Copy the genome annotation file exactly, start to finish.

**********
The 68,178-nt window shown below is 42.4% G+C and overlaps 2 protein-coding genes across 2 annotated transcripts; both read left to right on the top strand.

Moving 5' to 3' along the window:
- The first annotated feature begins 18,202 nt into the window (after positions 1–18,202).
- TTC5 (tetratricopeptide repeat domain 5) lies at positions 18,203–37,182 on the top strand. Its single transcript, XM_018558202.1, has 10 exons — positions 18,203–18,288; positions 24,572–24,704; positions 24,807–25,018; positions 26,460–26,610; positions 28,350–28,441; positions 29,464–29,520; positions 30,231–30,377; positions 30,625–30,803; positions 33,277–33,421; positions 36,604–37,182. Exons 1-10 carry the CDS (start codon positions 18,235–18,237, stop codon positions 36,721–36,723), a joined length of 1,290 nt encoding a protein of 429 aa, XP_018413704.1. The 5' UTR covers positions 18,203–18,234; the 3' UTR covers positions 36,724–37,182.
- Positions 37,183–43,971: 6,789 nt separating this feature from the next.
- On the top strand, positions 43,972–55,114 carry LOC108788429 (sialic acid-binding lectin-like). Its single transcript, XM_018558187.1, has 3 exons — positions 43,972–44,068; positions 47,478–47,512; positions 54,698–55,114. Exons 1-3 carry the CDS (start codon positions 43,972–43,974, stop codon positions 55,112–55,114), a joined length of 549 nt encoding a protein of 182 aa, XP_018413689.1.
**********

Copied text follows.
The 68,178-nt window shown below is 42.4% G+C and overlaps 2 protein-coding genes across 2 annotated transcripts; both read left to right on the top strand.

Moving 5' to 3' along the window:
- The first annotated feature begins 18,202 nt into the window (after positions 1–18,202).
- TTC5 (tetratricopeptide repeat domain 5) lies at positions 18,203–37,182 on the top strand. Its single transcript, XM_018558202.1, has 10 exons — positions 18,203–18,288; positions 24,572–24,704; positions 24,807–25,018; positions 26,460–26,610; positions 28,350–28,441; positions 29,464–29,520; positions 30,231–30,377; positions 30,625–30,803; positions 33,277–33,421; positions 36,604–37,182. Exons 1-10 carry the CDS (start codon positions 18,235–18,237, stop codon positions 36,721–36,723), a joined length of 1,290 nt encoding a protein of 429 aa, XP_018413704.1. The 5' UTR covers positions 18,203–18,234; the 3' UTR covers positions 36,724–37,182.
- Positions 37,183–43,971: 6,789 nt separating this feature from the next.
- On the top strand, positions 43,972–55,114 carry LOC108788429 (sialic acid-binding lectin-like). Its single transcript, XM_018558187.1, has 3 exons — positions 43,972–44,068; positions 47,478–47,512; positions 54,698–55,114. Exons 1-3 carry the CDS (start codon positions 43,972–43,974, stop codon positions 55,112–55,114), a joined length of 549 nt encoding a protein of 182 aa, XP_018413689.1.